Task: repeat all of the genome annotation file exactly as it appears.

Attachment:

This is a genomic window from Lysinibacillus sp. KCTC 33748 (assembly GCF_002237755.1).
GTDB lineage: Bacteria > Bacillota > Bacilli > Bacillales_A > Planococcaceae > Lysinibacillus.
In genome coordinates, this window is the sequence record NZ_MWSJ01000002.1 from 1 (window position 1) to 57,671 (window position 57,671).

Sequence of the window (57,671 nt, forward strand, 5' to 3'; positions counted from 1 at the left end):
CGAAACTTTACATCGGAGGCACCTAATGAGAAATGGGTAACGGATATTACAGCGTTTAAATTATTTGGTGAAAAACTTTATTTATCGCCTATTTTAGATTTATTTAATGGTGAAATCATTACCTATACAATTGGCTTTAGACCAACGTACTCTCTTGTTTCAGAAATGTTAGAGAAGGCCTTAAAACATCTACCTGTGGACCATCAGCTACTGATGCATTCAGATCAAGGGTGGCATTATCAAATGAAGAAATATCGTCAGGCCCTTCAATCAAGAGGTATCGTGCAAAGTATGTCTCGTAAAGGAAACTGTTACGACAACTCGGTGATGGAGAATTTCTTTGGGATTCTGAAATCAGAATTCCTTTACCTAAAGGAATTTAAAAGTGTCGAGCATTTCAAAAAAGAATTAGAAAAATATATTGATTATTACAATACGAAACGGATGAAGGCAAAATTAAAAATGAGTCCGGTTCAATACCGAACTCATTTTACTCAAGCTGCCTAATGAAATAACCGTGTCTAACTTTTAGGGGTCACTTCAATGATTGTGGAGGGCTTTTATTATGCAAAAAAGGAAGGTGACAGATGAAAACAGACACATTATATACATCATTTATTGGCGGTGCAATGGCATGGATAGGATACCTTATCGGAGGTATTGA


This is a genomic window from Lysinibacillus sp. KCTC 33748 (assembly GCF_002237755.1).
GTDB lineage: Bacteria > Bacillota > Bacilli > Bacillales_A > Planococcaceae > Lysinibacillus.
In genome coordinates, this window is the sequence record NZ_MWSJ01000002.1 from 1 (window position 1) to 57,671 (window position 57,671).

Sequence of the window (57,671 nt, forward strand, 5' to 3'; positions counted from 1 at the left end):
CGAAACTTTACATCGGAGGCACCTAATGAGAAATGGGTAACGGATATTACAGCGTTTAAATTATTTGGTGAAAAACTTTATTTATCGCCTATTTTAGATTTATTTAATGGTGAAATCATTACCTATACAATTGGCTTTAGACCAACGTACTCTCTTGTTTCAGAAATGTTAGAGAAGGCCTTAAAACATCTACCTGTGGACCATCAGCTACTGATGCATTCAGATCAAGGGTGGCATTATCAAATGAAGAAATATCGTCAGGCCCTTCAATCAAGAGGTATCGTGCAAAGTATGTCTCGTAAAGGAAACTGTTACGACAACTCGGTGATGGAGAATTTCTTTGGGATTCTGAAATCAGAATTCCTTTACCTAAAGGAATTTAAAAGTGTCGAGCATTTCAAAAAAGAATTAGAAAAATATATTGATTATTACAATACGAAACGGATGAAGGCAAAATTAAAAATGAGTCCGGTTCAATACCGAACTCATTTTACTCAAGCTGCCTAATGAAATAACCGTGTCTAACTTTTAGGGGTCACTTCAATGATTGTGGAGGGCTTTTATTATGCAAAAAAGGAAGGTGACAGATGAAAACAGACACATTATATACATCATTTATTGGCGGTGCAATGGCATGGATAGGATACCTTATCGGAGGTATTGA